Bristol Music Trust has announced when it will reveal Colston Hall’s new name, following a Black Lives Matter protest which saw the statue of Edward Colston removed and dumped into the harbour.
The venue has been closed since June 2018 to allow for a £48.8million redevelopment to take place, and will not be called Colston Hall when it reopens.
A new name was due to be announced in Spring following a “thorough and in-depth consultation process carried out with over 4,000 people from communities all across the city,” but Bristol Music Trust, the charity which runs the venue, said Covid-19 delayed its plans.
Today (June 8), the charity has said it hopes to announce a new name that is “right for both the hall and the city” in Autumn 2020.
(Image: Ben Birchall/PA)
In a statement, its directors said: “We understand that the pace of change is important and we are working hard to adapt our plans through the pandemic.
“We aim to announce a new name that is right for both the Hall and the city in Autumn 2020.
“There are a number of steps we need to take between now and then, but as a demonstration of our commitment, one of these will be removing the external signage from the building.”
There were numerous protests and petitions calling for Bristol Music Trust to drop the association to Edward Colston before the charity announced it would do so as part of the redevelopment in 2017.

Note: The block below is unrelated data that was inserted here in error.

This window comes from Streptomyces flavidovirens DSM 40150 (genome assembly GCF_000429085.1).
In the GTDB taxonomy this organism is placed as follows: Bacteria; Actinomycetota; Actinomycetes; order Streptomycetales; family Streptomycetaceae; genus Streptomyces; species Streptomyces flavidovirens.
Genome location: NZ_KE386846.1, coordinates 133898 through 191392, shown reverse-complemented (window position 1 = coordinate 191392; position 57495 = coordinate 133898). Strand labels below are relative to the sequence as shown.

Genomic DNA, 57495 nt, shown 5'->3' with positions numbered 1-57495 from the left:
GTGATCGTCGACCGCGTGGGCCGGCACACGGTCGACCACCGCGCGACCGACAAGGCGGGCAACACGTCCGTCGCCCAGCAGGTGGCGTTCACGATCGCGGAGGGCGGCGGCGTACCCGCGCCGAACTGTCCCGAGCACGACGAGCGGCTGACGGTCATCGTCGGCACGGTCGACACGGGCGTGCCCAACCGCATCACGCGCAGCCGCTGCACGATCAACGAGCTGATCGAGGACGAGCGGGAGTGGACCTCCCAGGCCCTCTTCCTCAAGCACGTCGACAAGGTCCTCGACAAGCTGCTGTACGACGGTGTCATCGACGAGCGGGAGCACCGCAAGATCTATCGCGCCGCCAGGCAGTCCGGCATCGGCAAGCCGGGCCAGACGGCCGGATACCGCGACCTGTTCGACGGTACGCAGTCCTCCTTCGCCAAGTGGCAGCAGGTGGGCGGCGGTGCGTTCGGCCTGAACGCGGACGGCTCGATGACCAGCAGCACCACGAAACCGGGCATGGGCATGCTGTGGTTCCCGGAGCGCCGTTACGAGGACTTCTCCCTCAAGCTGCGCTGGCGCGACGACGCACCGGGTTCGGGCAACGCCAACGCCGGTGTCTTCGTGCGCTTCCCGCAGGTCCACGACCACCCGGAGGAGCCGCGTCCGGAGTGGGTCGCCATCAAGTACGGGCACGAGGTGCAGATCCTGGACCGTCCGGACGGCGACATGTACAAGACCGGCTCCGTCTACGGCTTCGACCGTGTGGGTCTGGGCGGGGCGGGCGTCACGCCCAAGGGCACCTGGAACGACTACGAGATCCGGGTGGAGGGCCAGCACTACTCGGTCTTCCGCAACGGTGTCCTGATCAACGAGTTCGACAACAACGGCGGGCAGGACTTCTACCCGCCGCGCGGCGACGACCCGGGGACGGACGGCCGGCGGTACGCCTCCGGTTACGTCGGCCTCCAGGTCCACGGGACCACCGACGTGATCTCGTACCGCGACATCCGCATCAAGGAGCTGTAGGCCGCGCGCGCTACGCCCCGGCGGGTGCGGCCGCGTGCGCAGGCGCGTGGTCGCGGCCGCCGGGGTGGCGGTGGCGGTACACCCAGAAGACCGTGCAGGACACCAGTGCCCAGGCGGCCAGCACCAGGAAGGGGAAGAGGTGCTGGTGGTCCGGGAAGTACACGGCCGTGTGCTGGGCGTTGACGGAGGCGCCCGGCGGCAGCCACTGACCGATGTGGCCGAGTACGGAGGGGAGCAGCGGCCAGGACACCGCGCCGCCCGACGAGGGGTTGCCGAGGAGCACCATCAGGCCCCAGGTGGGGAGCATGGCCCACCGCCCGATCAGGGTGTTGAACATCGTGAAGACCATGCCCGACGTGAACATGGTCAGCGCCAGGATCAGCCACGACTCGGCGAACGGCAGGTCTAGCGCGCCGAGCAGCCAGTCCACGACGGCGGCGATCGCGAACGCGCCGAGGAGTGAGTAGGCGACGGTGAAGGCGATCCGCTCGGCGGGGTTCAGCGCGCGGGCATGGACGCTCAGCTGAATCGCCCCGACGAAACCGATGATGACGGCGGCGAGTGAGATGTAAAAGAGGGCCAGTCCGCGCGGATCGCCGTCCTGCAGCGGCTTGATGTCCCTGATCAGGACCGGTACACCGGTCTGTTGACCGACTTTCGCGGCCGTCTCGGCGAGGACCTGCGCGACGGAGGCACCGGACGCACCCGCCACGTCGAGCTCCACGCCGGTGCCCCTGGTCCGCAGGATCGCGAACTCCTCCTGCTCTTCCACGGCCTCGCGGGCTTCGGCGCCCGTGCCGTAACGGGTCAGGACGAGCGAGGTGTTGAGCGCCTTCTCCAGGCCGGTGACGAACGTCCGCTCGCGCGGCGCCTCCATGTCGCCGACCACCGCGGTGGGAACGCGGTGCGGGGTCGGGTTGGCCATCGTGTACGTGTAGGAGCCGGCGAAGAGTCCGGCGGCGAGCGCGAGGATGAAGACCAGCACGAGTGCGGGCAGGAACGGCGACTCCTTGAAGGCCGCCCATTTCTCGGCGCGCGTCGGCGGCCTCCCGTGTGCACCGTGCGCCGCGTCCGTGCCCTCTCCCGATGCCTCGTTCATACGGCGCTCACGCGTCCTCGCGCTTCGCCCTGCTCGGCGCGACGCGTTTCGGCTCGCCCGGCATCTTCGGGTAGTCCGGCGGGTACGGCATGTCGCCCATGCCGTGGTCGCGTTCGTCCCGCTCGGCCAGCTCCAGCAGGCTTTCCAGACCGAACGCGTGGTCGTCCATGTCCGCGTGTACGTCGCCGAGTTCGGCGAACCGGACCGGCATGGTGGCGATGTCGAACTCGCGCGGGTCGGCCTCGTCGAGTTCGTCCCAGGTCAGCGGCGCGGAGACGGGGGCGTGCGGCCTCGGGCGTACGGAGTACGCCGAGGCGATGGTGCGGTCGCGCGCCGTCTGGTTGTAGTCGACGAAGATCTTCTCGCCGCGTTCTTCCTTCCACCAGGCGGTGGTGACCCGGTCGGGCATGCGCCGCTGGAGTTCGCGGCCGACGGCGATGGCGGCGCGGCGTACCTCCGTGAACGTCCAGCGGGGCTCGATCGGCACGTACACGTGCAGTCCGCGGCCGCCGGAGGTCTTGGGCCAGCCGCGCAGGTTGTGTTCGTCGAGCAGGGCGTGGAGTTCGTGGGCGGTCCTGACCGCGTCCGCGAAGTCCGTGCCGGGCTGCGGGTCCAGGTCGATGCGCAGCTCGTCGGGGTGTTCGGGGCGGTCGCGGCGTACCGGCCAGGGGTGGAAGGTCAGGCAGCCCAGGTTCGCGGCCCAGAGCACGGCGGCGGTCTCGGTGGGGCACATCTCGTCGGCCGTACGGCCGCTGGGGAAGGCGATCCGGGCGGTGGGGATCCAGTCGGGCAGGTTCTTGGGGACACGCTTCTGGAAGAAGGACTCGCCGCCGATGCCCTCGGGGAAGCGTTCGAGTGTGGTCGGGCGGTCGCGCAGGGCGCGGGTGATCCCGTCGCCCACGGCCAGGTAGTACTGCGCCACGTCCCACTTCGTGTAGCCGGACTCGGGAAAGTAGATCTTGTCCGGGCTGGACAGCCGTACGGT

Many concertgoers and renowned acts, including Massive Attack, said they would not visit or play the venue due to links to the slave trader.
The statement shared today says the hall was “built 150 years after Colston died and was not founded with any of his money”.
It goes on to say: “The current name does not reflect our values as a progressive, forward-thinking and open arts organisation – we want it to be representative of the city, a beacon of its values of hope, diversity and inclusion.”
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The full statement can be read on Colston Hall’s website.
In June 2019 it was announced that Colston Hall’s reopening, initially scheduled for 2020, had been delayed until 2021 after further assessments uncovered the delicate Victorian structure of the building.